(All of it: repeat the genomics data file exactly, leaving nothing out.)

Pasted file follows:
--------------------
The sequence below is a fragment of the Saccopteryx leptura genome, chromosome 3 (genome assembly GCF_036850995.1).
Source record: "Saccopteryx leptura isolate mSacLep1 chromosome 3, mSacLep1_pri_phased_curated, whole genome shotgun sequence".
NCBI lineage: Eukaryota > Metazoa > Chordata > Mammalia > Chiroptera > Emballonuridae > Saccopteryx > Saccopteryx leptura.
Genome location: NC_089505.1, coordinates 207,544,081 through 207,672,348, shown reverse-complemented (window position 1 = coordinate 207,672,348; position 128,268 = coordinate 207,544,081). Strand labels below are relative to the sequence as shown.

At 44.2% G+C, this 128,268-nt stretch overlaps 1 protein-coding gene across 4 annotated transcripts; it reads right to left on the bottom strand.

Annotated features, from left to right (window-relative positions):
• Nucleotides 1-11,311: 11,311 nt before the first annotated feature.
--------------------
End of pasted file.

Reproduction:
The sequence below is a fragment of the Saccopteryx leptura genome, chromosome 3 (genome assembly GCF_036850995.1).
Source record: "Saccopteryx leptura isolate mSacLep1 chromosome 3, mSacLep1_pri_phased_curated, whole genome shotgun sequence".
NCBI lineage: Eukaryota > Metazoa > Chordata > Mammalia > Chiroptera > Emballonuridae > Saccopteryx > Saccopteryx leptura.
Genome location: NC_089505.1, coordinates 207,544,081 through 207,672,348, shown reverse-complemented (window position 1 = coordinate 207,672,348; position 128,268 = coordinate 207,544,081). Strand labels below are relative to the sequence as shown.

At 44.2% G+C, this 128,268-nt stretch overlaps 1 protein-coding gene across 4 annotated transcripts; it reads right to left on the bottom strand.

Annotated features, from left to right (window-relative positions):
• Nucleotides 1-11,311: 11,311 nt before the first annotated feature.